Seahawks head coach Pete Carroll has said for years that he envisions his ideal quarterback as a “point guard.”
Before the 2022 season started, and as the Seahawks prepared for their season-opening matchup against Russell Wilson and the Denver Broncos, Carroll was asked just what that meant. It was a verbose response, and it’s something Carroll’s obviously thought a lot about.
“Yeah, it’s just the way I’ve learned to appreciate the position. I really learned to appreciate through the San Francisco system, way back when, when Coach [Bill] Walsh was there and what he did with his guys, Joe [Montana] and Steve [Young] and how he talked about it and how he expected them to play and what their role was in a football team’s approach. He designed his offenses; he’s the most brilliant guy to ever coach the game.
“He designed his offense to make it as easy as possible for the quarterbacks because he knew the position was so hard to play. And remember all the catch and run stuff and all the quick rhythm stuff that he was famous for, that was so the quarterback didn’t have to be carrying the load. He can get the ball out of his hands, working with his line and his guys and all that. That just has always resonated. That’s what West Coast is. West Coast is long lost from where it was, but that was all of Coach Walsh’s image of what that position and how it should function in terms of how a team plays football. They’ve featured a tremendous amount of short passing game. He was kind of the guy that started all that.
“So, I’m kind of a hoops guy. Maybe that’s why that reference comes out.”
Why it comes out is important in that new starting quarterback Geno Smith has seemed to be the perfect distillation of Carroll’s quarterback preferences.
Through the first four games of the 2022 season as the Seahawks’ post-Wilson starter, Smith has completed 102 of 132 passes for 1,037 yards, six touchdowns, and two interceptions. His completion rate of 77.3% is the second-highest for any quarterback in the first four games of a season in NFL history (behind only Tom Brady in 2007), and going back to last season when he was Wilson’s injury replacement for three starts, Smith has a four-game stretch from October through October in which he has the fourth-highest completion rate (78.2%) inany four-game stretch in league annals.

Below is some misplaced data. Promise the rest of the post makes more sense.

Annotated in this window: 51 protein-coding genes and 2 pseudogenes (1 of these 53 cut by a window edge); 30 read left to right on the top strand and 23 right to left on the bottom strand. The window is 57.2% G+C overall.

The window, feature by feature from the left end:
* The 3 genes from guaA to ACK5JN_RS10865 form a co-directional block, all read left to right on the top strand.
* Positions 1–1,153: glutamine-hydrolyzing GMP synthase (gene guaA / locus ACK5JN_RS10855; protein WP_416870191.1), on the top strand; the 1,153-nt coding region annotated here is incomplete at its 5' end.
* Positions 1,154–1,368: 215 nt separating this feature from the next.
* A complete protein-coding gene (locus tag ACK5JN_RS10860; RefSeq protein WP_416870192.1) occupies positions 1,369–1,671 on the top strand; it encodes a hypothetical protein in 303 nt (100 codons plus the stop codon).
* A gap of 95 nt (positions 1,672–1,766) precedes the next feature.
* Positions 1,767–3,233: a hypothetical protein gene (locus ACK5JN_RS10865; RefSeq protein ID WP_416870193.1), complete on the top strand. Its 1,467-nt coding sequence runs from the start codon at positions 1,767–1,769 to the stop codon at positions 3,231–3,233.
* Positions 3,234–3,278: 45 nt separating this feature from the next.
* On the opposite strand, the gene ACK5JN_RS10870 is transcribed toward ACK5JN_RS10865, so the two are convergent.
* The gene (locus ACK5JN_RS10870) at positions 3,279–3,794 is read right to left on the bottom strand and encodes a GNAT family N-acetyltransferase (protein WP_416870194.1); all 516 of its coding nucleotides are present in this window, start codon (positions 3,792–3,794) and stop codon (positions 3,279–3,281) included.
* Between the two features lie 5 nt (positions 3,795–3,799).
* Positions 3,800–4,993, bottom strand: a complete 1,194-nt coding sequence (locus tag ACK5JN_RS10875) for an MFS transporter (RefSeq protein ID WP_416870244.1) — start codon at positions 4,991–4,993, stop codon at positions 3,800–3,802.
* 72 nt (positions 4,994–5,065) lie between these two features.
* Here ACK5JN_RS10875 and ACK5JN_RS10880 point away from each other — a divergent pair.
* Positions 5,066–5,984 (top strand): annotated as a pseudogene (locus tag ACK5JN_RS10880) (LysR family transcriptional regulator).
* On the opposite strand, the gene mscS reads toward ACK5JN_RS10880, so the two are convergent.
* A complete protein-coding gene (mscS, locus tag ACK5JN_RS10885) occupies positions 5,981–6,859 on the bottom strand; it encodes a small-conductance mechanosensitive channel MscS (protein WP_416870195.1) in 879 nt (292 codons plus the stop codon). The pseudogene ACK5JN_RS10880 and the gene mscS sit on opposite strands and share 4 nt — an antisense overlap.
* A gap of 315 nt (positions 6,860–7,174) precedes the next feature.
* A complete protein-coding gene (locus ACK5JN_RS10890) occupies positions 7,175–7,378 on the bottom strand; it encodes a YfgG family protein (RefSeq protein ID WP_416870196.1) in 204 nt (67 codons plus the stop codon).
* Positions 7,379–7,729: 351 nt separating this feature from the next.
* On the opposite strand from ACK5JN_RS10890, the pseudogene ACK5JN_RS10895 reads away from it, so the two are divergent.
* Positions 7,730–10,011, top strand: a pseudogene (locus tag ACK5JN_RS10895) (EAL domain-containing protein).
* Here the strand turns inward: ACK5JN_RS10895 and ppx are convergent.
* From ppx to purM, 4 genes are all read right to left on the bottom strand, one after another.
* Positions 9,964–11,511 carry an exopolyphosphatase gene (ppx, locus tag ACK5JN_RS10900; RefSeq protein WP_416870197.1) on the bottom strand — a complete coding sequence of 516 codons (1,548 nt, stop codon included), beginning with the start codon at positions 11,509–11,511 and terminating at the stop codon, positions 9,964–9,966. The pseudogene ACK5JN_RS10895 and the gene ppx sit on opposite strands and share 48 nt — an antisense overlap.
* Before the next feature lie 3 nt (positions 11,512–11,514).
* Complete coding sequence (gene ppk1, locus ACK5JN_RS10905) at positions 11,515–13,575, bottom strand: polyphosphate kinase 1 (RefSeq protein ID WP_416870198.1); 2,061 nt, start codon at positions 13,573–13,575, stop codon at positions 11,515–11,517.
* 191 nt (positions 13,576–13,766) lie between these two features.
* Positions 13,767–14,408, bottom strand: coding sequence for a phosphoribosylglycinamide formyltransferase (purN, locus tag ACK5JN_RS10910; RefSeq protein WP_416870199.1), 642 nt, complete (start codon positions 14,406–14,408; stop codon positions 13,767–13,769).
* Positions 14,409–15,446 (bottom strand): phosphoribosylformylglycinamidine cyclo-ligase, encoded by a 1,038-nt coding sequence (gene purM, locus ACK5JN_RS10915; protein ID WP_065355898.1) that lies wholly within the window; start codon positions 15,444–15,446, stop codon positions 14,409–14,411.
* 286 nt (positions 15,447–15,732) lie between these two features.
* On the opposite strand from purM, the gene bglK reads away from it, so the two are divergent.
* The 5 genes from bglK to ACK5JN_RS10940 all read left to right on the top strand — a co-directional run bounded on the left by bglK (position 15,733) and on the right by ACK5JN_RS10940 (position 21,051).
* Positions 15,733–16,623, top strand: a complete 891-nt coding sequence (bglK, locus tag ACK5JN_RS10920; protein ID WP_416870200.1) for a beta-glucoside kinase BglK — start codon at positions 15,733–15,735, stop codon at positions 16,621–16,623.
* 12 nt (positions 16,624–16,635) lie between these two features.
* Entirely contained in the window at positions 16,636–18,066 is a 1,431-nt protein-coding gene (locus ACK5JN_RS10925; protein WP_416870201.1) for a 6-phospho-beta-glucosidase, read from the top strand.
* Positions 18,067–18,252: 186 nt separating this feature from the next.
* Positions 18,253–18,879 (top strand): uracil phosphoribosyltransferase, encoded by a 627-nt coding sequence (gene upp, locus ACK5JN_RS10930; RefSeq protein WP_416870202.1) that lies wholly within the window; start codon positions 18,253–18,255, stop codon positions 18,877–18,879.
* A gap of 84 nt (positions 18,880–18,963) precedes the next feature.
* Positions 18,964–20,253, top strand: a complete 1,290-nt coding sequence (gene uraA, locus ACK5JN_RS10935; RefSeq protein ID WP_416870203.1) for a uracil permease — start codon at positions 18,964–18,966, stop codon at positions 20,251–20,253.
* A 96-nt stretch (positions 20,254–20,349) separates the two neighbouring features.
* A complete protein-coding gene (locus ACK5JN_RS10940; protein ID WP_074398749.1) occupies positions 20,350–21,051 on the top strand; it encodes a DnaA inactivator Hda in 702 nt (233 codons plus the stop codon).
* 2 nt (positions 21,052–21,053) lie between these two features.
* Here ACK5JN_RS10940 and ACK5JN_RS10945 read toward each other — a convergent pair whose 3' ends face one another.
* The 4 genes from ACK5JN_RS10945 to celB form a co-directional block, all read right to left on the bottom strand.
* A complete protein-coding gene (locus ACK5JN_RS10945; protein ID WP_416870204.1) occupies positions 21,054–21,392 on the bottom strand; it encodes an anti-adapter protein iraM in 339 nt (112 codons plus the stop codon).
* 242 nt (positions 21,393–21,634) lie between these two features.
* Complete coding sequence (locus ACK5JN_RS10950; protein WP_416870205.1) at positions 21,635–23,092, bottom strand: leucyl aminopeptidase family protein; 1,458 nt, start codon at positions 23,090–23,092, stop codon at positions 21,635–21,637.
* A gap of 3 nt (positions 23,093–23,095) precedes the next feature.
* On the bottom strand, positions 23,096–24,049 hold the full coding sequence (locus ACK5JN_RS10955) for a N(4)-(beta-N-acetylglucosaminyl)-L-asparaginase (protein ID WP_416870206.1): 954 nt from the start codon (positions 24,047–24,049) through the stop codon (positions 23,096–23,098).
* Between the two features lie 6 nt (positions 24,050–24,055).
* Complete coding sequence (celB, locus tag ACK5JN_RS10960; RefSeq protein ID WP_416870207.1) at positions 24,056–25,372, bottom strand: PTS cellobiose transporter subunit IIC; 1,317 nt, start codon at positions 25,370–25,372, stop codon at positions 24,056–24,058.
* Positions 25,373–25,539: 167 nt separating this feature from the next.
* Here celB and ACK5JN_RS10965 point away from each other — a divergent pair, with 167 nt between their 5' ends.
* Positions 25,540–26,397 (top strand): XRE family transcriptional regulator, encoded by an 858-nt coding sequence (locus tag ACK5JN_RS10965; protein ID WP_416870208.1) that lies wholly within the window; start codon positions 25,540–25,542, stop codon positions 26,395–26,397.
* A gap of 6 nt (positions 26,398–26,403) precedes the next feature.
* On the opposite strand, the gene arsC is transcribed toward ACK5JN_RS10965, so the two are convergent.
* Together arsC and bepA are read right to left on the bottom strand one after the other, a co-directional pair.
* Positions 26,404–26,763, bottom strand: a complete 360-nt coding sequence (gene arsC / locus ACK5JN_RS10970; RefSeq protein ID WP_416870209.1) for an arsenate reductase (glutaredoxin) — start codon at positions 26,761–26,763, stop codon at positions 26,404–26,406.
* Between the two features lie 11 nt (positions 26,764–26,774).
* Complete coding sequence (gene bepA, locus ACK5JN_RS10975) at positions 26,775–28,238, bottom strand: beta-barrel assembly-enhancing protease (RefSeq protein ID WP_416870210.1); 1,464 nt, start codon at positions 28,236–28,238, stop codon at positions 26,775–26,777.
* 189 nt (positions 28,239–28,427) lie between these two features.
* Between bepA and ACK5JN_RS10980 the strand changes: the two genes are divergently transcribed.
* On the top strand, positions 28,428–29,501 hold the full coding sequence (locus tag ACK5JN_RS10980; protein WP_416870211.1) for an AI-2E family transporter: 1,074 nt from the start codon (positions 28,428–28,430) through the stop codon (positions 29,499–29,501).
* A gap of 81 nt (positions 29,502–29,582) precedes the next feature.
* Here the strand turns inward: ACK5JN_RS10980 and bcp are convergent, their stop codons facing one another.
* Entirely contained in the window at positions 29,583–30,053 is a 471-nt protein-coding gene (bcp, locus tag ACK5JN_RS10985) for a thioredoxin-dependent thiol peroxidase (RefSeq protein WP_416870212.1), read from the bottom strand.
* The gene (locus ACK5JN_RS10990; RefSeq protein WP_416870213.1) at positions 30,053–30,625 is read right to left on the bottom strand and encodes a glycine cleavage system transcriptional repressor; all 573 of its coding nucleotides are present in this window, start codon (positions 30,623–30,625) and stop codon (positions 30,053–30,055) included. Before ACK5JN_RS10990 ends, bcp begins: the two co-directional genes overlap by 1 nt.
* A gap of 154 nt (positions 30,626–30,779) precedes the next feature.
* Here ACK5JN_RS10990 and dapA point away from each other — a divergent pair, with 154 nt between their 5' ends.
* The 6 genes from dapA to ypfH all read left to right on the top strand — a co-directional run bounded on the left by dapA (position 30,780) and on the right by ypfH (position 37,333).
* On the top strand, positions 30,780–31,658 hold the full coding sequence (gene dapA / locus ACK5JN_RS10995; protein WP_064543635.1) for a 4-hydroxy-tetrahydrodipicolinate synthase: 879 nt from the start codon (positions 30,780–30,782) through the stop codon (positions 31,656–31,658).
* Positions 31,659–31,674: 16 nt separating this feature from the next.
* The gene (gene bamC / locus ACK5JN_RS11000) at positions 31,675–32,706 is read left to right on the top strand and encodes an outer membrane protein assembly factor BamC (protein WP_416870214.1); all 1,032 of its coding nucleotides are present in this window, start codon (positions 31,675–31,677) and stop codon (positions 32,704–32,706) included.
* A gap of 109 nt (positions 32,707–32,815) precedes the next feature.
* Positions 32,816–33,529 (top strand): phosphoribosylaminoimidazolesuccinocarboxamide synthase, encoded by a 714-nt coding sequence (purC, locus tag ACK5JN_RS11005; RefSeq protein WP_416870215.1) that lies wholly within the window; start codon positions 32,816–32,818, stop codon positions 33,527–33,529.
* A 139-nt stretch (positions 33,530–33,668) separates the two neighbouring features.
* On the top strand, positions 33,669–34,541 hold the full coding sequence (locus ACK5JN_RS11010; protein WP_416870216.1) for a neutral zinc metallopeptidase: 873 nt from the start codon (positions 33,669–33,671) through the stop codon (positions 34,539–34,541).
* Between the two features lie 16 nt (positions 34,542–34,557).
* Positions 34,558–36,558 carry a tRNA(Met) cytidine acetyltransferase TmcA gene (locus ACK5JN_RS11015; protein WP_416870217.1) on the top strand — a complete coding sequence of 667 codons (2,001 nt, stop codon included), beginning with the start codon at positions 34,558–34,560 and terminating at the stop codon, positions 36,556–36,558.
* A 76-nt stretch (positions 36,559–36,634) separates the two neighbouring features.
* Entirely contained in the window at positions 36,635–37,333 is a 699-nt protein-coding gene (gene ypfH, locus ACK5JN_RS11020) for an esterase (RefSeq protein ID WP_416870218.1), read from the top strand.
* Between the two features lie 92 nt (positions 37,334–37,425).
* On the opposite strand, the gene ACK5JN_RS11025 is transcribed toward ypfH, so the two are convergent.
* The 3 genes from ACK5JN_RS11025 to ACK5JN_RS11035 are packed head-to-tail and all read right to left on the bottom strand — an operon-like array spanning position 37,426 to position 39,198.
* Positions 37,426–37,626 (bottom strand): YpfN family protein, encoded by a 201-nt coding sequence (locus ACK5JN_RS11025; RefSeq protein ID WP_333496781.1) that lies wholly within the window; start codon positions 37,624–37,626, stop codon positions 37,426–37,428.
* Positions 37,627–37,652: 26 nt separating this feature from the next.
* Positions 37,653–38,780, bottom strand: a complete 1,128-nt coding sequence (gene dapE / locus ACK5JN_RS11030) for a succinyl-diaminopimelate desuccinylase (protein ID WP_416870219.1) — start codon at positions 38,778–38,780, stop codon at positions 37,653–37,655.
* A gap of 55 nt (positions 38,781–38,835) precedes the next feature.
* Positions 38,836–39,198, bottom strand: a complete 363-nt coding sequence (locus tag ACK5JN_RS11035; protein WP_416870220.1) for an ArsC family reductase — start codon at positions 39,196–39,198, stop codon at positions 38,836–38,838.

This would lead you to believe that Smith is nothing more than a Captain Checkdown, but that’s not the case. His 7.9 yards per attempt average has him tied with Atlanta’s Marcus Mariota for fourth-best in the NFL, and he’s completed seven of 13 passes of 20 or more air yards for 167 yards, three touchdowns, and one interception.
Through those first four weeks, Smith ranks second in DVOA (Football Outsiders’ opponent-adjusted per-play efficiency metric) for quarterbacks, behind only Tua Tagovailoa. He ranks third in DYAR, FO’s cumulative efficiency metric, behind only Patrick Mahomes and Justin Herbert.
Not bad, and quite surprising, for a 2013 second-round pick who’s been more journeyman and backup than rockstar through his NFL career. Smith won the NFC’s Offensive Player of the Week award on Wednesday after he riddled the Detroit Lions with 23 completions in 30 attempts (76.7 percent) for 320 yards and two touchdowns with no interceptions and a 132.6 passer rating, while also rushing for 49 yards and a touchdown in Seattle’s 48-45 Week 4 victory over the Detroit Lions.
It wasn’t just the stats that stood out; it’s the ways in which Smith has taken control of this offense that has me thinking he’s more than a bridge quarterback between Wilson and whoever is available in free agency or the draft in 2023.